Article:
Eddie Bennett - Baseball Mascot A hunchback or dwarf was once considered by sports teams to bring good luck. Many professional baseball teams had such a mascot. Hunchbacks were considered particularly lucky. Many players rubbed the mascot's back before batting, believing a hit was sure to follow. Eddie Bennett was such an object of luck, but he also became much more to the teams he worked for. From the beginning of his life, Eddie Bennett seemed to catch bad breaks. A childhood accident left Eddie with a crippling back injury stunting his growth and leaving him hunchbacked and permanently child-sized. His life was further disadvantaged when both his parents perished in the 1918 influenza epidemic. Crippled and orphaned, things looked bleak for the young kid from Flatbush. Eddie was a big baseball fan and frequently hung around the Polo Grounds. Happy Felsch of the Chicago White Sox took notice of the boy. Impressed by his cheery demeanor, the Sox adopted Eddie as their good luck charm. Eddie travelled with the team and they won the 1919 AL pennant. Eddie returned to Brooklyn for the 1920 season--and Brooklyn won the NL pennant that year. During the 1920 World Series, after winning two out of three games at home, the team left Eddie behind when they went on the road to play Cleveland. Without their lucky charm they promptly lost four straight games and the best-of-nine series. Eddie, dejected and offended, left the team in disgust. In 1921 Eddie latched onto the New York Yankees. Although still a good luck charm, Eddie established himself as a true professional batboy. He not only performed the typical duties of batboy, he also handled other tasks, enabling the players to focus on the game. He was a paid employee of the Yankees and took his job very seriously. Eddie ran errands for the players, procured their favorite foods, and became their confidant. Eddie was privy to every rumor and scandal regarding the Yankees during the Roaring Twenties but he kept his mouth shut. When Urban Shocker was suffering from serious heart problems late in his career, he roomed with Eddie. He honored the pitcher's wishes and kept Shocker's health issues from his teammates. Babe Ruth in particular became close to Eddie. Ruth and Bennett would enter the field early in batting practice and perform a comical warmup show. The much larger Ruth would continually throw the ball out of Eddie's reach, eventually backing him up to the backstop. Not one Ruthian homerun went by without Eddie being the first to shake his hand upon touching home plate. If you look at any team picture from 1921 to 1932, there is Eddie, front and center with a big wide grin on his face, the envy of every boy in America. In the 12 seasons Eddie was with the Yankees, they won seven AL pennants and four World Series. All this changed early in 1932 when Ediie was hit by a taxicab, breaking his leg. Due to his other health problems the injury healed slowly. By the end of the year it was clear that Eddie's fragile health was failing. Unable to perform his duties with the Yankees, he was nevertheless financially supported by team owner Jacob Ruppert for his past services to his club. But not being around the team anymore and the severe pain he suffered daily because of the accident took its toll on Eddie. He began drinking heavily. He passed away in 1935 after a three-week bender, surrounded in his room by mounds of priceless memorabilia from his years as baseball's most famous batboy.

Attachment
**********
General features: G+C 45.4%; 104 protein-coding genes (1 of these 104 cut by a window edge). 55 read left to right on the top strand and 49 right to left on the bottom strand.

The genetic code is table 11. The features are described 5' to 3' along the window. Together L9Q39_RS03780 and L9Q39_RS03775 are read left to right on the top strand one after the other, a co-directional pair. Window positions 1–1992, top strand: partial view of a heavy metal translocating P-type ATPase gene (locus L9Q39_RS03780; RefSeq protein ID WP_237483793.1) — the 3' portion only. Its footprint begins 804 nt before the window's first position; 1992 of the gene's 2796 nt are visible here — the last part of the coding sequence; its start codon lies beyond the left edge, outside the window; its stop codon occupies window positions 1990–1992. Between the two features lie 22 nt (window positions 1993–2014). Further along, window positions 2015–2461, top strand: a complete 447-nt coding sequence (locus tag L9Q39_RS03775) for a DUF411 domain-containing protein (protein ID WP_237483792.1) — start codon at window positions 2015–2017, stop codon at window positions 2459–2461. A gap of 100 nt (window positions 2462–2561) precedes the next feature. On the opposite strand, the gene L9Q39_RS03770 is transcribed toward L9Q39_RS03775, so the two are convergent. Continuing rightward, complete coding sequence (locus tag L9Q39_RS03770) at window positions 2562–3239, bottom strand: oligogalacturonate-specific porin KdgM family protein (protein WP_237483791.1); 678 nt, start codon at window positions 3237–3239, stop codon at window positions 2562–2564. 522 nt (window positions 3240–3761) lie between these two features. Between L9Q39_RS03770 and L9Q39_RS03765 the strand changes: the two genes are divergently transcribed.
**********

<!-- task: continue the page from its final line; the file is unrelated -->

Tags: baseball  mascot  Eddie  Bennett  Yankees  hunchback